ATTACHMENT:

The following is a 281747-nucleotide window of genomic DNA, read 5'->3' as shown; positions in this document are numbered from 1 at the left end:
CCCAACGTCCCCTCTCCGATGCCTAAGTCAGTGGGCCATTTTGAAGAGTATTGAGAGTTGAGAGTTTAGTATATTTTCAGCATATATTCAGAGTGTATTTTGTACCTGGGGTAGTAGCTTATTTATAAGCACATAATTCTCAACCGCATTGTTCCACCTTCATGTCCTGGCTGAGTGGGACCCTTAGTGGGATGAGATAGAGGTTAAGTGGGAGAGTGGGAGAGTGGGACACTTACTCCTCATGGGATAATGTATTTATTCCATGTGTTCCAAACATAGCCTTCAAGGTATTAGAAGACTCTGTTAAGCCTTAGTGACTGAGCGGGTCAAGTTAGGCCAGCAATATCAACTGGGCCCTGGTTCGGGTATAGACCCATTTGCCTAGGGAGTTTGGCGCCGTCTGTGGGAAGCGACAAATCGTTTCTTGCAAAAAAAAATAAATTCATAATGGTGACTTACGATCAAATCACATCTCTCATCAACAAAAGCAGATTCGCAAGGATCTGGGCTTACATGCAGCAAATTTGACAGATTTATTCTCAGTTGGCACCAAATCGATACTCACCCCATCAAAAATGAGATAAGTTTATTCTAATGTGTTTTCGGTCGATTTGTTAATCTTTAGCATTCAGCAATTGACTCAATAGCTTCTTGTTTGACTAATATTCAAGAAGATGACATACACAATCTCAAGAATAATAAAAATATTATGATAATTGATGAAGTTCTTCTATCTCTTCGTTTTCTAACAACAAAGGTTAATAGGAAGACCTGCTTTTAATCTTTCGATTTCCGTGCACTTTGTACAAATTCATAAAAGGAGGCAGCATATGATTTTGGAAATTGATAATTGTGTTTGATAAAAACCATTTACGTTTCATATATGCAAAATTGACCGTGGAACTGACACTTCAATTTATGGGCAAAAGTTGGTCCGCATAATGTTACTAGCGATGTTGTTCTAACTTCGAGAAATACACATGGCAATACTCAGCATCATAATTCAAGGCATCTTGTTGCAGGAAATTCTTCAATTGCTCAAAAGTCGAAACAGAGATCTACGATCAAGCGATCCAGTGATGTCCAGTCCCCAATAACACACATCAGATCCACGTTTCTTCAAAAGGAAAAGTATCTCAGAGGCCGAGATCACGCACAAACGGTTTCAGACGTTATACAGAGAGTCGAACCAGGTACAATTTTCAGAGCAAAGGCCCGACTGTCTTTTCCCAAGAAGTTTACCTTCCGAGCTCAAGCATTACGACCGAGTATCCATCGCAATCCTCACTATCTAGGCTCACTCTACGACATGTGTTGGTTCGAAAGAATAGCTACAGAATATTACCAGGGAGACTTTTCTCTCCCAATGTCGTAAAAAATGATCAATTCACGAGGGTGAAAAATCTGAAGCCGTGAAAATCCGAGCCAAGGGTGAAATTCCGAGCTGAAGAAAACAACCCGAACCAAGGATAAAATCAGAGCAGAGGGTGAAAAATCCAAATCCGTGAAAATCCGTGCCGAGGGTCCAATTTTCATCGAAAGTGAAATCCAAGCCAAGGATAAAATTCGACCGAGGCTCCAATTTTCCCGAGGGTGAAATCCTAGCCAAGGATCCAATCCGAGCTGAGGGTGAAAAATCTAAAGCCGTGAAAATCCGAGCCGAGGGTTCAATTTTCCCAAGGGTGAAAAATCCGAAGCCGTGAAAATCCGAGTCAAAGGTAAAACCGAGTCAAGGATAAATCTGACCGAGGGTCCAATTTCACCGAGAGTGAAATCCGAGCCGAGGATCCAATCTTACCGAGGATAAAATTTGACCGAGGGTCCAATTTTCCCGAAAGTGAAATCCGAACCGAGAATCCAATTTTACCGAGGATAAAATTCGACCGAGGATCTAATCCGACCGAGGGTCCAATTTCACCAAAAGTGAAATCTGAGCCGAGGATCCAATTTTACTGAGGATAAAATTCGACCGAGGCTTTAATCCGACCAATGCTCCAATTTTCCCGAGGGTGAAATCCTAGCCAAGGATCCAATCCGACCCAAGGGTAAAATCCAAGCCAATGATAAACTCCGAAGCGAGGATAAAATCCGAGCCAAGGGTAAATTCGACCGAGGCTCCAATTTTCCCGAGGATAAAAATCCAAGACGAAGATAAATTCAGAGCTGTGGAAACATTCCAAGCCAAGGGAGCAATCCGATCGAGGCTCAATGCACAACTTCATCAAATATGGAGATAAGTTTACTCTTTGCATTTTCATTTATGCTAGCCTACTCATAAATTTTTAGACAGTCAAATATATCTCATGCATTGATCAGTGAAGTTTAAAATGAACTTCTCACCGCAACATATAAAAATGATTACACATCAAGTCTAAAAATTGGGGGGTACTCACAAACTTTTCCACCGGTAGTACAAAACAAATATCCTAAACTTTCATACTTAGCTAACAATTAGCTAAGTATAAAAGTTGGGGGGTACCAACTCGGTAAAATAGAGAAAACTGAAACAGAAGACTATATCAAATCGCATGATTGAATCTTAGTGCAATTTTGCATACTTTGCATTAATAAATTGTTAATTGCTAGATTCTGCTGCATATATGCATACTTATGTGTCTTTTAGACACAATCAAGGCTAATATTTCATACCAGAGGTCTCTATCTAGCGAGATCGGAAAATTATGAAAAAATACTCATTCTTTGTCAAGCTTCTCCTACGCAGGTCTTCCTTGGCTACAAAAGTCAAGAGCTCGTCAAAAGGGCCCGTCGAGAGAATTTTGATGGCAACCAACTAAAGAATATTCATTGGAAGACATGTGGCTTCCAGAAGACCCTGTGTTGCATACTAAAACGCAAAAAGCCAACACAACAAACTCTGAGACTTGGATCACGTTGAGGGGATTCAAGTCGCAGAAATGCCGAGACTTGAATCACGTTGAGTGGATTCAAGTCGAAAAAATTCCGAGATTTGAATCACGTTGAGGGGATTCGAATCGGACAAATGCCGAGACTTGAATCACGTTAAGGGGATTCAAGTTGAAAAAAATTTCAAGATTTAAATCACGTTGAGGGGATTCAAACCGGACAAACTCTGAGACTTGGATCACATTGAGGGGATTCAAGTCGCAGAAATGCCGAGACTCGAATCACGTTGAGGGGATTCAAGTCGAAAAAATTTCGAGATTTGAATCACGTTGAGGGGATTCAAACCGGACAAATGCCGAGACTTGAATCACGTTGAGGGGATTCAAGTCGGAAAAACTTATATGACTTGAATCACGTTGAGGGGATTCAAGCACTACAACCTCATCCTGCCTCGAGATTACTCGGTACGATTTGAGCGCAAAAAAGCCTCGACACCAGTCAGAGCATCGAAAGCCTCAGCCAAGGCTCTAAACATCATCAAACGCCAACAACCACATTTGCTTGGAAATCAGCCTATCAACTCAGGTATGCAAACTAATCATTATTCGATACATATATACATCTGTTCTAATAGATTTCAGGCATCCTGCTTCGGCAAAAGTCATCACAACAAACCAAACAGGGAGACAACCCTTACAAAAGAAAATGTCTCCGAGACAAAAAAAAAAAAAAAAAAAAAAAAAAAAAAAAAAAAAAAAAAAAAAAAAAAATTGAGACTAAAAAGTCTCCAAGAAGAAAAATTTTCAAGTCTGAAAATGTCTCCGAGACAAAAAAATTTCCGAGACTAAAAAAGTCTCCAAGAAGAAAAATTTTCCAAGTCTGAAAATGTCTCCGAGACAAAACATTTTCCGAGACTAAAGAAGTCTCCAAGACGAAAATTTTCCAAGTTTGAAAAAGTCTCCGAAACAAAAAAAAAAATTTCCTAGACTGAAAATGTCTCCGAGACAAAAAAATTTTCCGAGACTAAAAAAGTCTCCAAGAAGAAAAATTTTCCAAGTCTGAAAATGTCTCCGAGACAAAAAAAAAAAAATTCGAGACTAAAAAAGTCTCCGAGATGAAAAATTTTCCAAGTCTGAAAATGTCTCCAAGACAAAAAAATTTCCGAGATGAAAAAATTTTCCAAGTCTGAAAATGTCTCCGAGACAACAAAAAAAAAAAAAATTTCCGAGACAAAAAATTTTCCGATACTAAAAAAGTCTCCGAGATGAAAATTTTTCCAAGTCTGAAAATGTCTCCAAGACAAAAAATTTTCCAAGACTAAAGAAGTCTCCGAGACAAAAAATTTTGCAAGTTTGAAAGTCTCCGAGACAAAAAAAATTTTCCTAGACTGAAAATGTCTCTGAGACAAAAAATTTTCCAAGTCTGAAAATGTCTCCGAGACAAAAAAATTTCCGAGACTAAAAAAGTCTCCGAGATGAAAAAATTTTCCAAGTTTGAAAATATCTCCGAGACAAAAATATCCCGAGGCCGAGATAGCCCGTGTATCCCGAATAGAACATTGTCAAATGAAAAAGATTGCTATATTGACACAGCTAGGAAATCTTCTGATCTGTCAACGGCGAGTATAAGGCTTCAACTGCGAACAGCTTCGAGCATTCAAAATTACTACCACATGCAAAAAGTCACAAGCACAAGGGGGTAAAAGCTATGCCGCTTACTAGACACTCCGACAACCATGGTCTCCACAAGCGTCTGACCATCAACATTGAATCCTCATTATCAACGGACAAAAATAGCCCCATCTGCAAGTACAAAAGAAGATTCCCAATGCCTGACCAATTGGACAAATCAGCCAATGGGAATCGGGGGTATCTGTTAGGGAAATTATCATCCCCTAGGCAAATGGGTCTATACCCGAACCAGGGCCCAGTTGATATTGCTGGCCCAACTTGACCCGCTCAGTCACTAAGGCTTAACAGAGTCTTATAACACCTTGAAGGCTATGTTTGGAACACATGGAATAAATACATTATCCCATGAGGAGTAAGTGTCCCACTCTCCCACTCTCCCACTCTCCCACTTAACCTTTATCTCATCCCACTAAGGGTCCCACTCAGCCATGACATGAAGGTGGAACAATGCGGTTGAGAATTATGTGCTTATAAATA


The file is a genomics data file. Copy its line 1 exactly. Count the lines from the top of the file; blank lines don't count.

The following is a 281747-nucleotide window of genomic DNA, read 5'->3' as shown; positions in this document are numbered from 1 at the left end: